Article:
On August 26, 2011 four miners were killed in an explosion that caved in part of a coal mine in the northern Mexico border state of Coahuila. The Minerales de Monclova company, which operates the mine, stated the accident at its La Esmeralda Coal Mine was caused by methane gas that exploded. The company also states that 132 other workers escaped unharmed and the bodies of the dead miners were recovered.[7].

13 coal miners dead after explosion in northern Mexico

In July 2012 six miners were killed in a Northern Mexico mine and another seven where killed in a mine explosion in the same area. The accident, officials said, highlighted the country's lax safety conditions in small mines that are often poorly regulated. The explosion that took the lives of seven miners occurred 246 feet underground.[8][9]

32 Mexico coal mines shut down for safety violations

It was reported on August 10, 2012 that 32 small coal mines in the northern state of Coahuila were closed due to safety concerns. The action was prompted by a number of accidents in the preceding month in the region that took the lives of 13 miners.[10]

Power Stations

Coal-fired power stations financed by international public investment institutions

Coal-fired power stations financed by international public investment institutions include:[11]

Coal exports

In April 2012 it was announced that Union Pacific was considering exporting coal through Port of Guaymas in northwest Mexico. It was reported that Union Pacific was working with Mexican railroad Ferromex on possibly moving coal through the Port of Guaymas, about 240 miles from the US border.[12]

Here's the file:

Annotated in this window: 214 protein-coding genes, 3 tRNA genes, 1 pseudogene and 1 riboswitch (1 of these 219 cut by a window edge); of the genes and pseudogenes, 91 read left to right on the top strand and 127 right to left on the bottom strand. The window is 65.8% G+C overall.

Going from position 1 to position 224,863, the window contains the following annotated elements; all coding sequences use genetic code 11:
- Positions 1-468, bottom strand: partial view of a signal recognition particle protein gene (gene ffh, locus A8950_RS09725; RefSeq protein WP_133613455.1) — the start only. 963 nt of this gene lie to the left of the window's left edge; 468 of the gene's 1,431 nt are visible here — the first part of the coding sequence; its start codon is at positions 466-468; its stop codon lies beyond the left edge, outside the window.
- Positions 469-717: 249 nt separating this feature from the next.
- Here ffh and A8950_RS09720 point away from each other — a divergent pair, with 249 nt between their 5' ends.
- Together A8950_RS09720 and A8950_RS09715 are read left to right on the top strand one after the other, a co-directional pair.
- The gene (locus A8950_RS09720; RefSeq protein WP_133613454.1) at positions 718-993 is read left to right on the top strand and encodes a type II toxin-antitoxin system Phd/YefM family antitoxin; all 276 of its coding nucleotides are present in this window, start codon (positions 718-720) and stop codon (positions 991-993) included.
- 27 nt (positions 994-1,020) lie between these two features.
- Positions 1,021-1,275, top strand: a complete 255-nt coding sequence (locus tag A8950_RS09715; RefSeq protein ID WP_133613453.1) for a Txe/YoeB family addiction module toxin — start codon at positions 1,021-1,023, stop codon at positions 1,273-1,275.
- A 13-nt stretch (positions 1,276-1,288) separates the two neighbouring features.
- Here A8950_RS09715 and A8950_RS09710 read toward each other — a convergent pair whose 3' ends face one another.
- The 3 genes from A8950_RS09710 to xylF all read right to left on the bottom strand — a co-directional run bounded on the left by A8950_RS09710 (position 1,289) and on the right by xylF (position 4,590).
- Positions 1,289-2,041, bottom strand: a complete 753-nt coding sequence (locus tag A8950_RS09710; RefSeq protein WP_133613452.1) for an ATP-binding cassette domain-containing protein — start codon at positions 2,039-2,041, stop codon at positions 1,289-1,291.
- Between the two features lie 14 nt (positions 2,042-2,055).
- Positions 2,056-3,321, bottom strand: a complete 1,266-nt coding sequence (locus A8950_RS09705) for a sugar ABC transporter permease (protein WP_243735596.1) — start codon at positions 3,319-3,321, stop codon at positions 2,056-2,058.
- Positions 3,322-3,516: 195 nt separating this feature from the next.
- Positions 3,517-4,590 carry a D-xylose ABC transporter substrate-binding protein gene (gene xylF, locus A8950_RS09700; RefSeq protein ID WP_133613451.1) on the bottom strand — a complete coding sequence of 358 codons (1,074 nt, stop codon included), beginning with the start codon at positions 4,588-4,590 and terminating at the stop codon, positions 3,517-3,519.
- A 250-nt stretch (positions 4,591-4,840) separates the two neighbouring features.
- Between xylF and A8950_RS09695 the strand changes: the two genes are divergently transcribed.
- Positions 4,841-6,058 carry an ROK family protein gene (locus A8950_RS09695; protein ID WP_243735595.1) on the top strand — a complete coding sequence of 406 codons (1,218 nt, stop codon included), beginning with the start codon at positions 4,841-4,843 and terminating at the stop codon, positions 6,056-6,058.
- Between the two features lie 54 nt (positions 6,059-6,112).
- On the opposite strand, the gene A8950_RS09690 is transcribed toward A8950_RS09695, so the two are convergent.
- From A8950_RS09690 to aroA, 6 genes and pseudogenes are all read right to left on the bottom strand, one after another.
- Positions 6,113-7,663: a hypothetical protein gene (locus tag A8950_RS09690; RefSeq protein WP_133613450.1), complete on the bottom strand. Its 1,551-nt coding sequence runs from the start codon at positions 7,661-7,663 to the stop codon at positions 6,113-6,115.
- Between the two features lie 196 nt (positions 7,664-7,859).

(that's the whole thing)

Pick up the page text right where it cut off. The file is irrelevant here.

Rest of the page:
Existing terminals

Articles and resources

References

  1. 1.0 1.1 1.2 Alberto Alexander Perez, "The Mineral Industry of Mexico", U.S. Geological Survey, August 2009.
  2. "Coal and Peat in Mexico in 2008" IEA Energy Statistics, accessed August 31, 2011.
  3. "Mexico passes climate-change law" Erik Vance, Nature.com, April 23, 2012.
  4. "14 Trapped in blast at Mexican coal mine" Fox News Latino, May 3, 2011.
  5. "5 Dead, 9 Still Missing in Mexico Coal Mine Explosion" Voice of America, May 4, 2011.
  6. "Rescue crews recover 6th body from Mexico mine" SeattlePI.com, May 5, 2011.
  7. "4 miners dead in cave-in at north Mexico coal mine" Associated Press, August 26, 2011
  8. "Seven coal miners dead after explosion in northern Mexico" Reuters, July 25, 2012.
  9. "6 Found Dead Inside Mexican Coal Mine" Fox News, August 4, 2012.
  10. "32 Mexico coal mines shuttered for safety reasons" Fox News, August 10, 2012.
  11. "Coal Fired Plants Financed by International Public Investment Institutions since 1994", Appendix A in Foreclosing the Future: Coal, Climate and International Public Finance: Investment in coal-fired power plants hinders the fight against global warming, Environmental Defense Fund, April 2009.
  12. "Union Pacific looks to Mexico as US coal demand falls: officials" Platts.com, April 19, 2012.